Air Canada (TSX:AC) plunged as much as 10% on November 26 amid a broad market selloff triggered by news that a new COVID-19 variant with multiple mutations has emerged in South Africa.
Several countries have already suspended flights to South Africa and surrounding countries, but there are concerns that the effort might be too late. Cases of the variant have already been identified in Belgium, Hong Kong, and Israel.
New COVID-19 variant threat
Travel and energy stocks got hammered amid fears that new global travel restrictions will be put in place to try to stop the spread of the new COVID-19 variant.
Air Canada and other airline stocks took a beating, while the price of WTI oil fell 12% on concerns jet fuel and gasoline demand will once again evaporate. At the time of writing, Air Canada trades near $21 per share compared to the previous close of $23.30 and a 2021 high of $31. The stock bottomed out around $12 per share during the worst part of the crash in March 2020.
Airlines are just starting to get back on their feet. Canada lifted its restrictions on international travelers in September, and the United States only started allowing visitors a few weeks ago. If health officials determine that the new variant is more transmissible and can evade the protections provided by current vaccines, new global travel restrictions could go in place. Depending on the risks, international travel might be halted for weeks or even months.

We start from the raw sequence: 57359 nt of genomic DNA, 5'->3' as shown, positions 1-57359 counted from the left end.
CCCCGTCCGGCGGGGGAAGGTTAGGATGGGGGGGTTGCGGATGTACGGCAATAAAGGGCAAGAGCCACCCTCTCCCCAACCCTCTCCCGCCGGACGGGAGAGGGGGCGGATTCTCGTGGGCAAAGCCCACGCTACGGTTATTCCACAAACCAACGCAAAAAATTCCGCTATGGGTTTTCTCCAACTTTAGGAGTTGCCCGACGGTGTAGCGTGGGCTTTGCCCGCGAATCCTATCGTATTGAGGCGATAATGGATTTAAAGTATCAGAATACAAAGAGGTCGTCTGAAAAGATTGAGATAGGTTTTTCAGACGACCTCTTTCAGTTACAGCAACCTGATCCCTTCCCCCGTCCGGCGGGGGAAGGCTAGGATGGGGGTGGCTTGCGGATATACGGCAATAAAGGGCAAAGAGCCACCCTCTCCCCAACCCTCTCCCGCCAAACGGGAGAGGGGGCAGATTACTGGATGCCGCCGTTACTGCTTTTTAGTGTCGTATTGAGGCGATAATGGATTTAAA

Government financing exited
Just one week ago, Air Canada announced it was withdrawing from additional support from the Canadian government, citing an improved balance sheet and a rebound in travel bookings.
In April, Air Canada signed up for financial aid of $5.375 billion in interest-bearing loans. The company said it is exiting the agreement with $3.975 billion in credit facilities unused.
In Q3 Air Canada completed $7.1 billion in financing in the markets to give it the liquidity it needs to continue its recovery. That was based on the assumption the trend of adding new routes would continue through 2022 and beyond.
If global travel restrictions go into place again in the coming weeks, the company might find itself in another challenging situation. Analysts will start crunching the numbers to figure out if Air Canada has the liquidity to get through another travel shutdown.
Should you buy Air Canada stock now?
Investors who think AC stock is undervalued might want to wait to see how governments react in the coming days.
High fuel prices, reduced business travel, and staff shortages are already making it harder for Air Canada to generate profits. The wave of new budget airlines hitting the Canadian market will also make it difficult for Air Canada to raise prices, even if the recovery stays on track.
If new restrictions go into place, the share price could quickly revisit the 2020 lows. As such, I would avoid Air Canada stock today. There are other opportunities in the market that appear oversold and pay great dividends while you wait for the rebound.